Jimmy Jones

The third choice overall in the 1982 June draft (two picks before Dwight Gooden), Jones suffered injuries in three of five unspectacular minor league seasons. San Diego’s choice seemed vindicated when he one-hit the Astros in his major-league debut on September 21, 1986 (a triple off the bat of opposing hurler Bob Knepper kept him from becoming the first Padre ever to throw a no-hitter) but the inconsistent Jones endured the tirades of impatient manager Larry Bowa in 1987 and fell to 9-14 in 1988.

Sent to the Yankees in the Jack Clark trade, Jones didn’t make the team in the spring and appeared in only 11 games, posting a 5.25 ERA. Clashes with Yankee skipper Dallas Green led to another season split between the Bronx and Triple-A in 1990. Jones’ laid-back demeanor immediately put him in Green’s doghouse; during his days in Columbus, one writer opined that the hurler’s main problem was that he “approaches the game with all the emotion of a foul pole”.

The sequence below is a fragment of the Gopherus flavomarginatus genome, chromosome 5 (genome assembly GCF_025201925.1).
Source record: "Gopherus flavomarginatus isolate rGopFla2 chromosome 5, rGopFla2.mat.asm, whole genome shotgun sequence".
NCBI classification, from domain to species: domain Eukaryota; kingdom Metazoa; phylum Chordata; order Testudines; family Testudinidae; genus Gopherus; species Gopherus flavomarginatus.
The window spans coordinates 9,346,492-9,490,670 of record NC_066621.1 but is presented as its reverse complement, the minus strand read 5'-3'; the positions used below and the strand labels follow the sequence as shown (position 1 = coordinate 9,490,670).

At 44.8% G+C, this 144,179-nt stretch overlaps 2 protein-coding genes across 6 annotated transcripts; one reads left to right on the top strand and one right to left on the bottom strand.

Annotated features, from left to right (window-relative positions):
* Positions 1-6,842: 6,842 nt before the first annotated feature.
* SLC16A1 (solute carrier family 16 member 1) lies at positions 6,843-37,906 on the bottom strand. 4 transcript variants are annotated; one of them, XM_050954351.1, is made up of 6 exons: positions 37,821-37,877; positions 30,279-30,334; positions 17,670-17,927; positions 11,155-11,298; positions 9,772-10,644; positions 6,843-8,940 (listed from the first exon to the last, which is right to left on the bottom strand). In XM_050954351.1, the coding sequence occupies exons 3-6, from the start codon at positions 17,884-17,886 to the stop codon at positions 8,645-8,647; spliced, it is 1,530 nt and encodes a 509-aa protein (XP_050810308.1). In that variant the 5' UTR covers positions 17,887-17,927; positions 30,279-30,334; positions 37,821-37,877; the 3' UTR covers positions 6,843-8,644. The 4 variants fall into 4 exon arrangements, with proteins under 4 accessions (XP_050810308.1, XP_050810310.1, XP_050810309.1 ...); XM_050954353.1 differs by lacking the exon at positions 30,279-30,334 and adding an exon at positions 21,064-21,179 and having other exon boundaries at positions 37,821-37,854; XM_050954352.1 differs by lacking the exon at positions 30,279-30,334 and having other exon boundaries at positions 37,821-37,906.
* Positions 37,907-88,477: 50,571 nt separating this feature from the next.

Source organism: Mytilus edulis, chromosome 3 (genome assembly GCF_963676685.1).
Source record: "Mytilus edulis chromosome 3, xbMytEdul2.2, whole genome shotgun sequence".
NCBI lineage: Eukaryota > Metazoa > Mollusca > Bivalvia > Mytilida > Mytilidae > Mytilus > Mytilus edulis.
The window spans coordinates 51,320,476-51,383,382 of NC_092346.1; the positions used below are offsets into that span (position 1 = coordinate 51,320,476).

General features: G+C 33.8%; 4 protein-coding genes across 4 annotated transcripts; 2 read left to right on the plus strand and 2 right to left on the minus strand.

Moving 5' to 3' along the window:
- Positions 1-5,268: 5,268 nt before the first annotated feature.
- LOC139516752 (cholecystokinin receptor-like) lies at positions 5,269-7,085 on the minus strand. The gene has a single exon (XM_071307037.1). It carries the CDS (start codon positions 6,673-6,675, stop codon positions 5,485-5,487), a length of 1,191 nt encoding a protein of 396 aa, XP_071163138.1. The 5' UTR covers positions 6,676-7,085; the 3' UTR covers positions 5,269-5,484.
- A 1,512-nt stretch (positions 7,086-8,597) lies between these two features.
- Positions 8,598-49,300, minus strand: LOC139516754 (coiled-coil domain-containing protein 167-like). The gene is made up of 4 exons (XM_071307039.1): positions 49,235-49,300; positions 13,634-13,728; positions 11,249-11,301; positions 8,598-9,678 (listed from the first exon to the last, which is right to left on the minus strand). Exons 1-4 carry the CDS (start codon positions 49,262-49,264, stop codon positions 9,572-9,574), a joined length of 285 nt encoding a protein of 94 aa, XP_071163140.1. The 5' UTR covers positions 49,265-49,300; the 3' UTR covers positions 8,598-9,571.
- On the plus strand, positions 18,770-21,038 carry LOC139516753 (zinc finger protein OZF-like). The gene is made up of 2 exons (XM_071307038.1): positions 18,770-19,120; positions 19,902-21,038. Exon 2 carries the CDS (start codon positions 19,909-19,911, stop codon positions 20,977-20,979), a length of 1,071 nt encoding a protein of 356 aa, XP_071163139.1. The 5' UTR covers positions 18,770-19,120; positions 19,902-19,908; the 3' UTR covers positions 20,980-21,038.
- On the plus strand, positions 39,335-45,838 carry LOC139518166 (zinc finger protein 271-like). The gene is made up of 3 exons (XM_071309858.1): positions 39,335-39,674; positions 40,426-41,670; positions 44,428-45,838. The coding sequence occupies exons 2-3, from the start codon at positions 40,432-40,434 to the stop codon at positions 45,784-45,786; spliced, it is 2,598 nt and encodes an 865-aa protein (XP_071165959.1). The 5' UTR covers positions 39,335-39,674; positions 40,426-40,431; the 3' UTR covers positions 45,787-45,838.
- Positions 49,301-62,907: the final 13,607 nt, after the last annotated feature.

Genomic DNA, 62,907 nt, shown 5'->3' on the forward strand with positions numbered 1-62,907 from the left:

Jones left the Yankees for the Astros the following year and pitched decently, despite missing the start of 1992 while recuperating from offseason elbow surgery. At home in the spacious Astrodome, he was at times Houston’s best starter — when healthy.

Even at his best, Jones was haunted by comparisons to Gooden, who starred for the Mets as Jones struggled with his rapidly slowing fastball. “You can’t blame anyone for picking me,” the beleaguered righty explained to the San Diego Union Tribune in 1991. “Back then, I threw a legitimate 95 miles per hour. No one knew that in three years I was going to be throwing 88.”